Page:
• Eliminate the apache extensions that you don't need - Apache will load an almost complete copy of itself - including all extensions, etc - into memory for each request it processes.
  • Reduce the number of server processes that Apache spawns. Apache processes usually start around 10MB each and with use can increase to 30+MB each.
    • If a moment of downtime is acceptable, consider the following approach (otherwise just estimate and do the math):
      • After a few hours of use, look at the average memory used by your Apache processes
      • Stop Apache and note your used memory - this should tell you how much your operating system, and all running services (MySQL, etc) need. Restart Apache
      • Take the difference between your total memory and that used by your base system, subtract a bit (10% at least) for safety, and divide by your average apache process size.
  • Set low values for StartServers, MinSpareServers, MaxSpareServers, and MaxClients. Keep MaxClients lower than the number you calculated above, and the other values lower still.
  • Set MaxRequestsPerChild to a non-zero value (100-300 should be good)
  • With fewer servers processes, you don't want any tied up for too long - so ensure your KeepAliveTimeout is low (10s should be adequate, possibly lower, no higher than 15s - the value depends on how your site is used)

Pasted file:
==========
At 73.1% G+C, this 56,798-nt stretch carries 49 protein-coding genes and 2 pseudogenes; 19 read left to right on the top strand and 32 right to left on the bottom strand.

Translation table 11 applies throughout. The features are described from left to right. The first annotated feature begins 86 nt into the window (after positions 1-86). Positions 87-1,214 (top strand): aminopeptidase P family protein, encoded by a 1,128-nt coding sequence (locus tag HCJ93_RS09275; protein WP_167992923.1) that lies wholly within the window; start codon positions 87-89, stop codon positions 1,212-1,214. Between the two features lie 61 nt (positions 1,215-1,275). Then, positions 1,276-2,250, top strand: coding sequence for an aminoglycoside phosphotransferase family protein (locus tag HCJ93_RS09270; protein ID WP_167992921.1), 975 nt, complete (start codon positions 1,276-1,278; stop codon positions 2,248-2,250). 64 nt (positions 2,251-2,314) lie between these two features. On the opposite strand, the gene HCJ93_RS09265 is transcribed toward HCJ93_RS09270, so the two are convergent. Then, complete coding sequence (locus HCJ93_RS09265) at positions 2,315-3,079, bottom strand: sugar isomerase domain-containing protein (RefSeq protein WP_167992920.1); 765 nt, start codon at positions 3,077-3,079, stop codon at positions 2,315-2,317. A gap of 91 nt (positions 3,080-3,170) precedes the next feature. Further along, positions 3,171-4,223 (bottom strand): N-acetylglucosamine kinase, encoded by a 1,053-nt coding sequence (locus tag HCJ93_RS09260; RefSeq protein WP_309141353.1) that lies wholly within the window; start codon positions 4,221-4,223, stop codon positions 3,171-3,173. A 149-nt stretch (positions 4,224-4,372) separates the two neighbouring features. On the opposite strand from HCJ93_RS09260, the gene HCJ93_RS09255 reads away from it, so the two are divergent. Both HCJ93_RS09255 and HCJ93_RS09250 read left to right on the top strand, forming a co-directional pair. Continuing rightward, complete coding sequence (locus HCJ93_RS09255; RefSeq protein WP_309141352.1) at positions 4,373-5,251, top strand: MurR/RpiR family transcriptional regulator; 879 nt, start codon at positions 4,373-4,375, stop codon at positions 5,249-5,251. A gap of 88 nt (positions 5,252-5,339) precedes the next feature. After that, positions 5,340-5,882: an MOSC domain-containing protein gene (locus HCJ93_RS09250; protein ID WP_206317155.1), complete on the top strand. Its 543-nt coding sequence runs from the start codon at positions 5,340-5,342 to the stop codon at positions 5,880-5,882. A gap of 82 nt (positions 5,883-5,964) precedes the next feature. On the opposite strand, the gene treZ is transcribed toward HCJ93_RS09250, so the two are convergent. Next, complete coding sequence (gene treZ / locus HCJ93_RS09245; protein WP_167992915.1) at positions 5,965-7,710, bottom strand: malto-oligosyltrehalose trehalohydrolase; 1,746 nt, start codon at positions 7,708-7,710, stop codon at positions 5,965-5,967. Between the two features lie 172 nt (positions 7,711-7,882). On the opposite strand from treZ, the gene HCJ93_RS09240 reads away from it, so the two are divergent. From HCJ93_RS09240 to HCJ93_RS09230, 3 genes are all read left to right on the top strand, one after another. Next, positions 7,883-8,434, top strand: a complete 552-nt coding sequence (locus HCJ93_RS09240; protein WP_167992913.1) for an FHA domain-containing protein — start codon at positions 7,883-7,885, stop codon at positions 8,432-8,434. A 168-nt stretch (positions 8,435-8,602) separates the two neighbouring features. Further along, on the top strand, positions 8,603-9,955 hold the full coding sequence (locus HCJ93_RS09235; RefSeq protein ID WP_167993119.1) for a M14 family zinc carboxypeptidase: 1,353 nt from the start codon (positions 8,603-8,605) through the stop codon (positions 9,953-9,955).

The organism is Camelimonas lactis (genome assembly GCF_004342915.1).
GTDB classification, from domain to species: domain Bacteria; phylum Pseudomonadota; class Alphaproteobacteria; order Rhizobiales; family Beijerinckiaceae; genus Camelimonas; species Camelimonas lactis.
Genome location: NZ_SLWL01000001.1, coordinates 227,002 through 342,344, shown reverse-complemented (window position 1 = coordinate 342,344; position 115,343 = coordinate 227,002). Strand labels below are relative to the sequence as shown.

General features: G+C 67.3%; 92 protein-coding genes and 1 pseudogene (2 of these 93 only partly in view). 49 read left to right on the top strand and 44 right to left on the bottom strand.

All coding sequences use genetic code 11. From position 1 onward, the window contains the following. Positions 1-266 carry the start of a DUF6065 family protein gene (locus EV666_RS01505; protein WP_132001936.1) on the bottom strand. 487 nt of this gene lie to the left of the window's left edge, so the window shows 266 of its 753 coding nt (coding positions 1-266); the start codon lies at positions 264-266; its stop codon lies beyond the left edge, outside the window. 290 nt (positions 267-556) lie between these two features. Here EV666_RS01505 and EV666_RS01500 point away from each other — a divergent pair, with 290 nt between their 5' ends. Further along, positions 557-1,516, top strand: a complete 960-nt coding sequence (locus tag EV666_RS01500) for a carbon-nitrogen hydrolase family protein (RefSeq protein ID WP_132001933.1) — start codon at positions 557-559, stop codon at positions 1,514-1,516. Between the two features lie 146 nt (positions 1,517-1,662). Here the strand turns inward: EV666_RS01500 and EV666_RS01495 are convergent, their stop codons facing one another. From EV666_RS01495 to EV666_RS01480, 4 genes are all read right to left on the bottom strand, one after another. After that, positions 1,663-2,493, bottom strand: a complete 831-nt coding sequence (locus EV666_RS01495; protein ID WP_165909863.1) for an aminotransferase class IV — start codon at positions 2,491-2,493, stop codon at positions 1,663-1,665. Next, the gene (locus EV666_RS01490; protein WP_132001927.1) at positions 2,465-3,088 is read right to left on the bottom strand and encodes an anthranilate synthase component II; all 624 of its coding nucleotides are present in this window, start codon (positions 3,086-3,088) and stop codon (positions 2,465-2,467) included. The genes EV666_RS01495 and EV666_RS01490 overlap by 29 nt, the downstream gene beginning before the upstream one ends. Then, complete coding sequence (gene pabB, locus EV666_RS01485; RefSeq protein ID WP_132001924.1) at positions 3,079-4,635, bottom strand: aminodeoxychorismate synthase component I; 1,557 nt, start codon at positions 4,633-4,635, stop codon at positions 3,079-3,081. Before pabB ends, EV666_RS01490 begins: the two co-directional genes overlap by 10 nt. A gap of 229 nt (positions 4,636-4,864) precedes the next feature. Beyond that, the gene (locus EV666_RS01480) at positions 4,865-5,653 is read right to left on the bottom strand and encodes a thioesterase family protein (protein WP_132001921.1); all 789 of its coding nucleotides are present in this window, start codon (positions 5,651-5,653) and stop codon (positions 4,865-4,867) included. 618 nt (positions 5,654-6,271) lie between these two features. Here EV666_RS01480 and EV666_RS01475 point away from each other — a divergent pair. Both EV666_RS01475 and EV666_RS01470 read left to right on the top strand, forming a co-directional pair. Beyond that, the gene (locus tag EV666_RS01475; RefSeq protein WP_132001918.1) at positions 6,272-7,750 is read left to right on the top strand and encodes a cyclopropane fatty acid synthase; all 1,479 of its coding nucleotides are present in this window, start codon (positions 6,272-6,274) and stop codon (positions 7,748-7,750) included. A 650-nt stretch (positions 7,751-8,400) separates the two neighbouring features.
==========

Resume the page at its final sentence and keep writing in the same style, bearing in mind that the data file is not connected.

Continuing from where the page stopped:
There are additional suggestions on this very good guide to optimizing Apache for low memory.

Does version 17.2 have lower footprint than 16.2?

  • There are actually only 6 versions (16.2-16.5, 17.0-17.2) between these, moreover, the minor versions are usually security updates - so I wouldn't expect major changes, except perhaps for version 17.0 (and a quick look at the changelog doesn't suggest any major changes to memory management). If you really think it is the problem, launch a virtual machine (e.g. with VirtualBox), install the two versions, and run a load test (ab, siege, httperf, etc) on them - monitor memory usage and compare the results.